Harvest, the technology division of Hili Ventures, has launched a technology academy in partnership with the University of Malta and the Faculty of Economics, Management and Accountancy (FEMA), in a bid to bridge the gap between the professional and academic spheres.
By imparting applied knowledge to students, the Harvest Technology Academy also aims to attract talent to the group through a collection of career opportunities.
Harvest is a multi-disciplinary group, comprising IT solutions provider PTL, payment gateway specialist APCO Systems, automation and security company APCO Ltd, business applications provider Stride, business analytics company Eunoia, and POANG, a joint venture engaged in game app development.
The Academy’s first initiative is a course in Contemporary Technology Management led by Harvest Chief Technology Officer Godwin Caruana for first- and second-year students at FEMA. The course began in early February.
Running to the end of May, the Contemporary Technology Management course delivers a generalist view on technology. As an elective study unit, it provides a solid understanding of enabling technologies and the respective applications in delivering business value. The course programme also deals with managing the technology landscape in a business context from four key driving forces or ‘nexuses’: business, software/application, data and technology.
Dr Caruana, a senior visiting lecturer at the University of Malta, joined Harvest last year to apply his vast knowledge base in various information technology research, adoption, implementation and governance areas to the multi-faced business.
He is a member of the research community at the University of Brunel within the Electronic and Computer Engineering Group, an independent expert and evaluator on the European Horizon 2020, European FP7 programmes, and a member of EU COST (European Cooperation in Science and Technology). In Malta, he is an appointed court expert on information technology.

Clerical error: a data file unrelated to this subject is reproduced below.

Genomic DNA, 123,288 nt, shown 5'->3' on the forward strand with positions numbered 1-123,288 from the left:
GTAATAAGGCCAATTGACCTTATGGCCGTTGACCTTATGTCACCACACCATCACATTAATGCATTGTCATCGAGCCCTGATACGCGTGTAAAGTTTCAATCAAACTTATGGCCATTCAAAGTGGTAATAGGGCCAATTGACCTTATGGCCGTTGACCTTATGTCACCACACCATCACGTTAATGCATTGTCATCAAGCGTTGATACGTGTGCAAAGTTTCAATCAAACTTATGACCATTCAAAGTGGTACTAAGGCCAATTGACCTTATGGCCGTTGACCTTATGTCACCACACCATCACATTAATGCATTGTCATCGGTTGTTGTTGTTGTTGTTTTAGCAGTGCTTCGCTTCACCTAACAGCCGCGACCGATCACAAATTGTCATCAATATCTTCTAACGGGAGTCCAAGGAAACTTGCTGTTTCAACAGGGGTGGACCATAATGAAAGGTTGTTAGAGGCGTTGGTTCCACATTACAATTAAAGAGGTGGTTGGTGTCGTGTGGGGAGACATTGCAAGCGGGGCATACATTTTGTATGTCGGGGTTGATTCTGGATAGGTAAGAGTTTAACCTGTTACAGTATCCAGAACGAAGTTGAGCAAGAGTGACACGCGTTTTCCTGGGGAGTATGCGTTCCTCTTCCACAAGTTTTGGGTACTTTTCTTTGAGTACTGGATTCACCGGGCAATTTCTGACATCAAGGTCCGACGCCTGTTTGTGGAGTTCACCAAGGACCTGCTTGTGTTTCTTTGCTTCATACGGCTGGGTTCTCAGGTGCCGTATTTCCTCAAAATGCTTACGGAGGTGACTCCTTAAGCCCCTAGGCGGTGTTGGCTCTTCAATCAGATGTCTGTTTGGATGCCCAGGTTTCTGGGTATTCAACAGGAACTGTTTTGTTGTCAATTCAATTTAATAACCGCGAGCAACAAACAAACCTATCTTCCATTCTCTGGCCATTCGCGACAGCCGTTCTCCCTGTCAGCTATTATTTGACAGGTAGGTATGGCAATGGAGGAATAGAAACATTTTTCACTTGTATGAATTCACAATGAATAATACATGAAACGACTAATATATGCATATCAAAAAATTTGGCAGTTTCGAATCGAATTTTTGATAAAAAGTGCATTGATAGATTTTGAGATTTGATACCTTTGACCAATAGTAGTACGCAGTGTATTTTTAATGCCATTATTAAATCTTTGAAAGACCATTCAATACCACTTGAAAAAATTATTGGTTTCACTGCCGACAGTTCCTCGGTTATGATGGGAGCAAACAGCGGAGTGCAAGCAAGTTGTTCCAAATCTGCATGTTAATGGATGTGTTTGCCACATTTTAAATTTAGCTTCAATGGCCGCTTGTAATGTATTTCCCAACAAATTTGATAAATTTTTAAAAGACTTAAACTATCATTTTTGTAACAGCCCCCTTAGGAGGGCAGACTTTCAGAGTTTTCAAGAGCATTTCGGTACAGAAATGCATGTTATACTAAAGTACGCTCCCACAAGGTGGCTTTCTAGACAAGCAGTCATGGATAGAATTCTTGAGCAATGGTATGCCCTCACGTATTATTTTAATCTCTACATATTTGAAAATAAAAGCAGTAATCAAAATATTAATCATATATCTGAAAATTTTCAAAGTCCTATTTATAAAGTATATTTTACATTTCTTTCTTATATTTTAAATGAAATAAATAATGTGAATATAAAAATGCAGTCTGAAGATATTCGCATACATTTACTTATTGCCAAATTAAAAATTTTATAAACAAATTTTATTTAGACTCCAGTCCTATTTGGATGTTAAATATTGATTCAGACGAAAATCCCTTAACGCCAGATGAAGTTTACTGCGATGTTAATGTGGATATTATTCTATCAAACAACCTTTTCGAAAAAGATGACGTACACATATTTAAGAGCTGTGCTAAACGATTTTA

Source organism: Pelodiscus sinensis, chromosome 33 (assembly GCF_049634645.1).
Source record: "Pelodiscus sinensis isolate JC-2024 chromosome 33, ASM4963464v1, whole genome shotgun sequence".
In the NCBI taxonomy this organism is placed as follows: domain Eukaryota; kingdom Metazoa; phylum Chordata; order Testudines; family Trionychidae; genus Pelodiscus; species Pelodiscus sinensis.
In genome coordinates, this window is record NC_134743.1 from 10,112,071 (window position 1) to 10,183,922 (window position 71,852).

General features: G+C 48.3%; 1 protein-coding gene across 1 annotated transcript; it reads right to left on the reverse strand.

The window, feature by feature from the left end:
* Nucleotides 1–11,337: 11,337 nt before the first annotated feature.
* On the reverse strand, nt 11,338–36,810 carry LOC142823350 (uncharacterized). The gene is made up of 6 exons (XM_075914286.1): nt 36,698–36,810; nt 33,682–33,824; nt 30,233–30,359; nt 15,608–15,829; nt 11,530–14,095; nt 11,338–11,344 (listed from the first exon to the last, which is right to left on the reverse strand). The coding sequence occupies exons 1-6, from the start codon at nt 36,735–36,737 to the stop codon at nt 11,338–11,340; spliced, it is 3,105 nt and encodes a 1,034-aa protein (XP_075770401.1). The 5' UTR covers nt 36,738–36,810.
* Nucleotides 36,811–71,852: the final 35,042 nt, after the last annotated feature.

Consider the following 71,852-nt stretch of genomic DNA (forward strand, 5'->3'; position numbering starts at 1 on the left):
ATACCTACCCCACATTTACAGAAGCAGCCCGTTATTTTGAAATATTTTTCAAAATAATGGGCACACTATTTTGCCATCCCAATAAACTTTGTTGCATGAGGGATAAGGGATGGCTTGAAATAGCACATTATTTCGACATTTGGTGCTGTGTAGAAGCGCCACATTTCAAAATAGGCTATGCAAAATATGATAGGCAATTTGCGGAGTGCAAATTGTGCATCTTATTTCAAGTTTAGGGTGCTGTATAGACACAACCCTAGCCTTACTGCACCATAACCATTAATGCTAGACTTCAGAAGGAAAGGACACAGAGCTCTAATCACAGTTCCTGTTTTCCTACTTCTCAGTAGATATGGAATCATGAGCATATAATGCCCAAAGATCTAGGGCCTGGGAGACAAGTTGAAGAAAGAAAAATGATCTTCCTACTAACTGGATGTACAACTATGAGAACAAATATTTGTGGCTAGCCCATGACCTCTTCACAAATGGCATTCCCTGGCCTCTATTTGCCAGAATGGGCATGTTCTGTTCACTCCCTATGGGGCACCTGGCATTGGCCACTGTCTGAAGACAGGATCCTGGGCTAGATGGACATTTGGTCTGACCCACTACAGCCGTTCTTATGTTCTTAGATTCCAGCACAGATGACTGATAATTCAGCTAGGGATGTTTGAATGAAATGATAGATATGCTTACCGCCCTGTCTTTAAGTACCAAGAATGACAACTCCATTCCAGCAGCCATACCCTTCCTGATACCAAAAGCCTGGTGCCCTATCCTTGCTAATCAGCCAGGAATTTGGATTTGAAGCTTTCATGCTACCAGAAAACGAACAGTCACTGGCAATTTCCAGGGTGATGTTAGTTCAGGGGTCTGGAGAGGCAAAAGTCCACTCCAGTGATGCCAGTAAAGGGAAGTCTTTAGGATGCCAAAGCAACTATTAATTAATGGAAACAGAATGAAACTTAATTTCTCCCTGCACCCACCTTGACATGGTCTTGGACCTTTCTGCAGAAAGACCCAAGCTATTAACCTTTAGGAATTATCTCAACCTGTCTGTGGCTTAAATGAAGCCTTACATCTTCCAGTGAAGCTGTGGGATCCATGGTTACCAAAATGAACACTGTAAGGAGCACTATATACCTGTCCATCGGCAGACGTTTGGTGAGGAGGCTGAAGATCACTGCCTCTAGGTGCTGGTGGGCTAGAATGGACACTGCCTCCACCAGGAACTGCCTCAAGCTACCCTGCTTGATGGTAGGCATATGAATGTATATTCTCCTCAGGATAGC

Dr Caruana is a post-graduate from the University of Liverpool and the University of Brunel, where he graduated with a Master of Science with distinction in Information Technology and a PhD with a research focus on high-performance computing, algorithms and machine learning.
“Bridging the academic and professional constructs is a great way to bring more value to both academia and industry,” Dr Caruana said. “In this way, students are able to be better prepared for post-academic life, real-world work environments and challenges. The industry is also better positioned by having access to employees who can engage better and more rapidly within an enterprise.”
The Dean of FEMA, Professor Frank Bezzina, has reciprocated Harvest’s initiatives by extending a strong collaborative arm. “The Faculty recognizes and strongly encourages such academia-industry relationships that forge lasting learning experiences and transfer of knowledge at all levels, spanning from teaching to research initiatives,” he said.
The Academy plans to co-sponsor the FEMA Dean’s Awards, further strengthen its internship programme in technical and business fields, and provide support through technical expertise and equipment to students as they write their dissertations in liaison with academic supervisors. In the next few months, the Academy will offer a wider spectrum of accredited courses which will be more specialised and technical in nature and aimed at advanced students.
Harvest Chief Executive Rudolph Mifsud Saydon (left) and Chief Technology Officer Godwin Caruana (right) with Professor Frank Bezzina, Dean of the Faculty of Economics, Management and Accountancy, at the University of Malta.